The interdependence of cybersecurity governance and internet governance has not been carefully examined before, and the relationship is not well understood. These two strands of thinking about cyberspace governance have not been properly connected. This paper bridges the gap and makes policymakers more aware of the potential tensions between a cybersecurity perspective and an internet governance perspective.

Details

Digital Policy, Regulation and Governance, vol. 19 no. 6
Type: Research Article
ISSN: 2398-5038

Keywords

Article
Publication date: 19 December 2018

Milton Mueller and Karl Grindal

This paper aims to analyze the direction and balance of transnational information flows and look at how nonpriced digital information exchanges related to international…

Abstract

Purpose

This paper aims to analyze the direction and balance of transnational information flows and look at how nonpriced digital information exchanges related to international trade in goods and services.

Design/methodology/approach

The authors obtained quantitative data about Web-related data flows between countries and regions using Telegeography data on “Server Location as a Percentage of Top Websites.” They then explore how those flows are correlated to trade in goods.

Findings

Web traffic is highly transnational. More than half of the top 100 websites in 9 of the world’s 13 sub-regions are hosted in the USA. More than 15 per cent of the top 100 websites in 9 of the 13 subregions are hosted in Western Europe. East Asia has the largest negative balance in the relationship between incoming and outgoing Web requests. The authors found a very strong negative correlation (−0.878) between Web traffic balances and the balance of trade in goods across all subregions. A similarly strong positive correlation was found with services trade; however, the incompleteness of the data does not allow for strong conclusions yet.

Research limitations/implications

Further research is needed to correlate Web traffic flows with capital flows. The authors also do not have a well-developed theory to explain the strong negative correlation between information flows and goods trade.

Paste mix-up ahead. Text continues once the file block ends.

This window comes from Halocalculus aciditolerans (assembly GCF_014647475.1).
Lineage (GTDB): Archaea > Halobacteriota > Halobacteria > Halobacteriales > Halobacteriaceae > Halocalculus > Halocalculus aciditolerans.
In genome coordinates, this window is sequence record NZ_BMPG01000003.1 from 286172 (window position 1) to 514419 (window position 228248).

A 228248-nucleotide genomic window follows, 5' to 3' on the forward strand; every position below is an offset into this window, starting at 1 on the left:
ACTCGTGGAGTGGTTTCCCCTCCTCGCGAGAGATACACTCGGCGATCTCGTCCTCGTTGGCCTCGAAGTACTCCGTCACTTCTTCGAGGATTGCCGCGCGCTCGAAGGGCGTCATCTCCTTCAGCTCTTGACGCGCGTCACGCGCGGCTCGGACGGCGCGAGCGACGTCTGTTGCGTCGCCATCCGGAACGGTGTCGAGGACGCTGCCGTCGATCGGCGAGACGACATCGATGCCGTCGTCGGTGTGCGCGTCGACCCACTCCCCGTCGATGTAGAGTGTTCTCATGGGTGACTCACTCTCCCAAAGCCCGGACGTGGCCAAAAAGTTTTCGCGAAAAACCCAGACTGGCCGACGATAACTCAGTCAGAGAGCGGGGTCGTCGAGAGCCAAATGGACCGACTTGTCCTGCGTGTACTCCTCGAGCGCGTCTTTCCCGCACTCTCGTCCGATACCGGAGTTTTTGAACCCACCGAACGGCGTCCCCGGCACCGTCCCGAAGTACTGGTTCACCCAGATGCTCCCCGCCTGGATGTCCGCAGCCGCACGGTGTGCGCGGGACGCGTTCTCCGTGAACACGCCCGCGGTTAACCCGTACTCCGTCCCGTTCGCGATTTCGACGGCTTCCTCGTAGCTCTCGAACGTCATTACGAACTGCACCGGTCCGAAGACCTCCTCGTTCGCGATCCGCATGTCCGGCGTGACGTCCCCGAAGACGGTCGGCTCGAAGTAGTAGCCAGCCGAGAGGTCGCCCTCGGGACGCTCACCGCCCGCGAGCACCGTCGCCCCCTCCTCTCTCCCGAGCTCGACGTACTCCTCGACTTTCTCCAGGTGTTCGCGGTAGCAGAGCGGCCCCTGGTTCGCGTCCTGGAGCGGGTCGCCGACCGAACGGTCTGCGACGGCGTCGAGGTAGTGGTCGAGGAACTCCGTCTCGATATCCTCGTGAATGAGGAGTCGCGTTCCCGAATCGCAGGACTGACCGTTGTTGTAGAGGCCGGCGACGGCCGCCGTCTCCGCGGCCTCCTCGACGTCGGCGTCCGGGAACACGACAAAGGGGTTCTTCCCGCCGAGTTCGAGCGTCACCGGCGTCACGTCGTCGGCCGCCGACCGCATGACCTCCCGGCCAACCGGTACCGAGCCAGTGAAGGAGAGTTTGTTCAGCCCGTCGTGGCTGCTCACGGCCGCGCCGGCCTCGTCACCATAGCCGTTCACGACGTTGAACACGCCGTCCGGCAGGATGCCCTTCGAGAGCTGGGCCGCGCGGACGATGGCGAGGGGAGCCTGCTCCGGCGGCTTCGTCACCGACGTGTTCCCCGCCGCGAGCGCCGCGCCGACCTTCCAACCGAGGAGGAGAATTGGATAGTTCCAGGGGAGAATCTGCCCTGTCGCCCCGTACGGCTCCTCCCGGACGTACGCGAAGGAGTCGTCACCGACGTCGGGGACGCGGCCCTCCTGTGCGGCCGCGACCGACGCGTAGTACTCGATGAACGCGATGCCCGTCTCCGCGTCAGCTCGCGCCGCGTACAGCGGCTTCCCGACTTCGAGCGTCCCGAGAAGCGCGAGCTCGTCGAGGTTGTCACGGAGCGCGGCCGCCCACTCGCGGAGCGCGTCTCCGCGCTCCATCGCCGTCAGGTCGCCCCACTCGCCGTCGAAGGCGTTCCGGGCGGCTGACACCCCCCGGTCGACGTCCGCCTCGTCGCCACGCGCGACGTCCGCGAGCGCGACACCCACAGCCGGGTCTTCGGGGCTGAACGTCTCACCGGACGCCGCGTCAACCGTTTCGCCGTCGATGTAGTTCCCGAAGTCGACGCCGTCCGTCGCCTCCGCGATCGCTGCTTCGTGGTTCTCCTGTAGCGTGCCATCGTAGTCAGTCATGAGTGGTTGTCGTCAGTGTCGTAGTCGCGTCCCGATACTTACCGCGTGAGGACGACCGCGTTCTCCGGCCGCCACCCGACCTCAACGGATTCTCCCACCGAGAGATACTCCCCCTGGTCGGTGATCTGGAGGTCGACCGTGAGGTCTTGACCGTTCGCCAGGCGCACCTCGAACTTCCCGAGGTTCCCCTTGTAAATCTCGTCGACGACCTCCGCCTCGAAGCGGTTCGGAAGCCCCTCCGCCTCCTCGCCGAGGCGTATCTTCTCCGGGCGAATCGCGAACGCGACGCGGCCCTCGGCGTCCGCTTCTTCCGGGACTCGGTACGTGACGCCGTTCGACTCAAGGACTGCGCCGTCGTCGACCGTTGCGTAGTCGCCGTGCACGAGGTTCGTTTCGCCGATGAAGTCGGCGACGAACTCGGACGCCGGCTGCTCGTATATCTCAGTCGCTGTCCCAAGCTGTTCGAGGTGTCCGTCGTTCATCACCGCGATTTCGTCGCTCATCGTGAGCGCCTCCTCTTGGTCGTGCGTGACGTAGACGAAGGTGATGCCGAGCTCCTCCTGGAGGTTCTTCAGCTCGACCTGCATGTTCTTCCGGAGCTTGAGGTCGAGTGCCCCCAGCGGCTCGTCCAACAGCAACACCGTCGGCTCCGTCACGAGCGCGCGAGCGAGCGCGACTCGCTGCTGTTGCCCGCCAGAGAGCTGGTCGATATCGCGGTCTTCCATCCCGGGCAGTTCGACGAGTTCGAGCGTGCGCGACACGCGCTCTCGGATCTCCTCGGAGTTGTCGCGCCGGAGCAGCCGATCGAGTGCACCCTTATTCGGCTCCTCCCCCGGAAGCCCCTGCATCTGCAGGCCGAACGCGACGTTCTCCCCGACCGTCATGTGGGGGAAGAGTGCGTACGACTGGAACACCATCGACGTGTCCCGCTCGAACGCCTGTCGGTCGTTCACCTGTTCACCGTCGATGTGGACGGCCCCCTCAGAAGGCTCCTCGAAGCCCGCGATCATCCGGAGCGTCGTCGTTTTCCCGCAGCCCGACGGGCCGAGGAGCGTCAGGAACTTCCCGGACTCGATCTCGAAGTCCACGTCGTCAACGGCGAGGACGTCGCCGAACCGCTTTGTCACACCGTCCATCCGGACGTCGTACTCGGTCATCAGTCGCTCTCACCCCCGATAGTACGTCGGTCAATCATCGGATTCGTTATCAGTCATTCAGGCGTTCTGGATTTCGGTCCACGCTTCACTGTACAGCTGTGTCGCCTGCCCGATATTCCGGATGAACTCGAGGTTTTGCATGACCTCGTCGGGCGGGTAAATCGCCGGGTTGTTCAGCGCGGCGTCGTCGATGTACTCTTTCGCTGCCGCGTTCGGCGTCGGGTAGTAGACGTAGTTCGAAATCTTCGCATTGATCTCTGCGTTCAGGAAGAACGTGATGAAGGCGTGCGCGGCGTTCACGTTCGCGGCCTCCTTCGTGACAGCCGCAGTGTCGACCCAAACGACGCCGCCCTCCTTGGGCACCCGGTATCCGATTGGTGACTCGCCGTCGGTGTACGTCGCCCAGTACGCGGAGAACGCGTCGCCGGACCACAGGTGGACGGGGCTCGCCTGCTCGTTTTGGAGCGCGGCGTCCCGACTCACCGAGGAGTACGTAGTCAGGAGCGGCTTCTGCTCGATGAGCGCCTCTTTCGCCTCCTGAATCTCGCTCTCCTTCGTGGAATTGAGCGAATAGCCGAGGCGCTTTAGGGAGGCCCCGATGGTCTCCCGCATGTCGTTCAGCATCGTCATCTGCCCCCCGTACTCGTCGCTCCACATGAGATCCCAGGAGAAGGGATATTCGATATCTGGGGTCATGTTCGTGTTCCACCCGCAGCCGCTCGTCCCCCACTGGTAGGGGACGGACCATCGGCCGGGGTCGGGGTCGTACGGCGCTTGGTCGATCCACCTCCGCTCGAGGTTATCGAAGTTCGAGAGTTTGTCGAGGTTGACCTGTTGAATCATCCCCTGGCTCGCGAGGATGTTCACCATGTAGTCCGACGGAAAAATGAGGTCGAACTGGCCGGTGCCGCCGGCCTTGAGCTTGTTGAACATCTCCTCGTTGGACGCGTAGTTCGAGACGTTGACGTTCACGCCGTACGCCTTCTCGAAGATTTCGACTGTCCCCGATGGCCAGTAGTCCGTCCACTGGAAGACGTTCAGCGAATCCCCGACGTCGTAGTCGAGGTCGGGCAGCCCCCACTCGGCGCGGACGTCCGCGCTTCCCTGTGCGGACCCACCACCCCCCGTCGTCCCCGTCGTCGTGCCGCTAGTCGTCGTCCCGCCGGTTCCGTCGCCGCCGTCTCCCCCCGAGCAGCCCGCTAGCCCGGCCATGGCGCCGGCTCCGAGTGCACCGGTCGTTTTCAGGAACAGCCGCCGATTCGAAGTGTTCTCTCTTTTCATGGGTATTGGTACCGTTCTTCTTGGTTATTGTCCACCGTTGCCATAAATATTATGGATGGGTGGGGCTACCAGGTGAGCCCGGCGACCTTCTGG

Practical implications

The data and analysis have useful implications for digital economy policy. It indicates that digital protectionism of the sort practice by China may succeed in increasing domestic producers’ share of Web requests, but does not make them globally competitive. The strong negative correlation between the balance of unpriced Web information and the balance of trade in goods indicates interdependence rather than domination, challenging narratives that information flow imbalances are caused by market power of the big platforms.

Social implications

The paper demonstrates the degree to which unpriced digital exchanges are transnational and how various countries are more or less globally competitive in the supply of information that the rest of the world finds attractive.

Originality/value

No other published papers have used the data on website traffic data, and previous research has not explored empirically the correlation between information flows and goods trade.

Details

Digital Policy, Regulation and Governance, vol. 21 no. 1
Type: Research Article
ISSN: 2398-5038

Keywords

Article
Publication date: 23 September 2013

Milton Mueller, Brenden Kuerbis and Hadi Asghari

This article aims to quantify the emerging transfer market for internet protocol (IPv4) numbers and provides an initial assessment of factors and policies impacting those

Abstract

Purpose

This article aims to quantify the emerging transfer market for internet protocol (IPv4) numbers and provides an initial assessment of factors and policies impacting those transactions.

Design/methodology/approach

The research draws on Regional Internet Registry records and conducts basic analysis of stocks, flows and proportions to assess the nature of this emerging market for IP number blocks and explore some of its implications for internet governance.

Findings

There is a thriving and growing market for IPv4 number blocks. The market is improving the efficiency of IPv4 address allocation by moving numbers from unused or under-utilized holders to organizations that need them more. Buyers willingly pay for number blocks they could get for free in order to benefit from more liberal needs assessments and stronger property rights.